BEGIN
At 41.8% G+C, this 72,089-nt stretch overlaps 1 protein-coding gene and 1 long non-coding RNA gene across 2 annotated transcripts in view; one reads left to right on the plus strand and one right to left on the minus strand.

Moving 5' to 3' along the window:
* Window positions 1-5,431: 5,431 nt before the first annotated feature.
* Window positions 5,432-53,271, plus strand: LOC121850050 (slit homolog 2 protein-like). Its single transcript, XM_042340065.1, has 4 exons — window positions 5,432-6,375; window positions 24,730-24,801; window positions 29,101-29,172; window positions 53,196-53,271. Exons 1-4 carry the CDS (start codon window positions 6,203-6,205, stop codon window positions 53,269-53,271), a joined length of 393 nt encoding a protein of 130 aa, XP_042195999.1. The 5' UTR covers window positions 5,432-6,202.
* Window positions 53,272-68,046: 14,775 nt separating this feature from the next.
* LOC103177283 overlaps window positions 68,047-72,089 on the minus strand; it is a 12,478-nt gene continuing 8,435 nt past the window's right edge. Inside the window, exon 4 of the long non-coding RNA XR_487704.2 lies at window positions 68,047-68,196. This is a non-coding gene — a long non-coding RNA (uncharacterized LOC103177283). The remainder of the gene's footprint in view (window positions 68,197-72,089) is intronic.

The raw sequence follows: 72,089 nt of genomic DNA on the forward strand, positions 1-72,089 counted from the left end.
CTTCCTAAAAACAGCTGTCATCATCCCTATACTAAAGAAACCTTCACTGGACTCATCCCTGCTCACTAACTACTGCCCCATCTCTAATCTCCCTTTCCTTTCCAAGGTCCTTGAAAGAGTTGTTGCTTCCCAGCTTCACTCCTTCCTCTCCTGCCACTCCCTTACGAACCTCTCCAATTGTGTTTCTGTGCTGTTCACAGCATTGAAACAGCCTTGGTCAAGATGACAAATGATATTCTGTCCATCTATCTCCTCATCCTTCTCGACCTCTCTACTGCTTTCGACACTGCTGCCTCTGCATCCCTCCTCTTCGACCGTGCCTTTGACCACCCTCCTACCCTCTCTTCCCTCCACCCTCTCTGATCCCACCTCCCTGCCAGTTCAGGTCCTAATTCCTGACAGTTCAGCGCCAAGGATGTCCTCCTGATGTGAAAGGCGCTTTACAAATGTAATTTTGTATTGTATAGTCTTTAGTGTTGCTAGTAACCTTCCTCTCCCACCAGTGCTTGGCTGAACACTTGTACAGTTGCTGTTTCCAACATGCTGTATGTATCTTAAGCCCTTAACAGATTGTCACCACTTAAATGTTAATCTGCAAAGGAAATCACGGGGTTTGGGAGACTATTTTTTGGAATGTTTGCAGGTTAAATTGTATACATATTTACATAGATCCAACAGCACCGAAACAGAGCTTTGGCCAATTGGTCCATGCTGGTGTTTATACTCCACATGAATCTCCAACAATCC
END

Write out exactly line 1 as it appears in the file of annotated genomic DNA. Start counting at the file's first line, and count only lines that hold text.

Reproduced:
At 41.8% G+C, this 72,089-nt stretch overlaps 1 protein-coding gene and 1 long non-coding RNA gene across 2 annotated transcripts in view; one reads left to right on the plus strand and one right to left on the minus strand.